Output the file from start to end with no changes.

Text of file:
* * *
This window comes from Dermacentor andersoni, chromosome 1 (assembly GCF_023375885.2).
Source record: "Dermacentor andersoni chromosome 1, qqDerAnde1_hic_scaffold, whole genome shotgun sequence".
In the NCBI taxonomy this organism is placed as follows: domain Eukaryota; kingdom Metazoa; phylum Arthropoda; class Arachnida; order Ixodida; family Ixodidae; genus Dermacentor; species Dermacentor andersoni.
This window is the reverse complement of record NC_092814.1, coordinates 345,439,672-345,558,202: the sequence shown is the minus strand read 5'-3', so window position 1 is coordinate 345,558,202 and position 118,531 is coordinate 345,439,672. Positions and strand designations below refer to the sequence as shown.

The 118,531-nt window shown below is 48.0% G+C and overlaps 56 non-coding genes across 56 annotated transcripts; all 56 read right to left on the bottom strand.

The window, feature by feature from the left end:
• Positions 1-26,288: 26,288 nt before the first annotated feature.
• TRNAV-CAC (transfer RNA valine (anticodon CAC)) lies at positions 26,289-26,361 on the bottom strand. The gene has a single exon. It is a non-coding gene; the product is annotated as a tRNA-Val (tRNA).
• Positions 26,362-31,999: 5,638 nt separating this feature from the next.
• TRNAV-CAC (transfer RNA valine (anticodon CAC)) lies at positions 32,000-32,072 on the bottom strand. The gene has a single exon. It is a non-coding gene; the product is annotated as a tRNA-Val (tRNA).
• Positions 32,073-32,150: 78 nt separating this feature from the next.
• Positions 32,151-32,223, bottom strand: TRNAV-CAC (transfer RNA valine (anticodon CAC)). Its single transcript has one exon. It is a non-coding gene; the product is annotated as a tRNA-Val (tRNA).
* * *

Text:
This window comes from Dermacentor andersoni, chromosome 1 (assembly GCF_023375885.2).
Source record: "Dermacentor andersoni chromosome 1, qqDerAnde1_hic_scaffold, whole genome shotgun sequence".
In the NCBI taxonomy this organism is placed as follows: domain Eukaryota; kingdom Metazoa; phylum Arthropoda; class Arachnida; order Ixodida; family Ixodidae; genus Dermacentor; species Dermacentor andersoni.
This window is the reverse complement of record NC_092814.1, coordinates 345,439,672-345,558,202: the sequence shown is the minus strand read 5'-3', so window position 1 is coordinate 345,558,202 and position 118,531 is coordinate 345,439,672. Positions and strand designations below refer to the sequence as shown.

The 118,531-nt window shown below is 48.0% G+C and overlaps 56 non-coding genes across 56 annotated transcripts; all 56 read right to left on the bottom strand.

The window, feature by feature from the left end:
• Positions 1-26,288: 26,288 nt before the first annotated feature.
• TRNAV-CAC (transfer RNA valine (anticodon CAC)) lies at positions 26,289-26,361 on the bottom strand. The gene has a single exon. It is a non-coding gene; the product is annotated as a tRNA-Val (tRNA).
• Positions 26,362-31,999: 5,638 nt separating this feature from the next.
• TRNAV-CAC (transfer RNA valine (anticodon CAC)) lies at positions 32,000-32,072 on the bottom strand. The gene has a single exon. It is a non-coding gene; the product is annotated as a tRNA-Val (tRNA).
• Positions 32,073-32,150: 78 nt separating this feature from the next.
• Positions 32,151-32,223, bottom strand: TRNAV-CAC (transfer RNA valine (anticodon CAC)). Its single transcript has one exon. It is a non-coding gene; the product is annotated as a tRNA-Val (tRNA).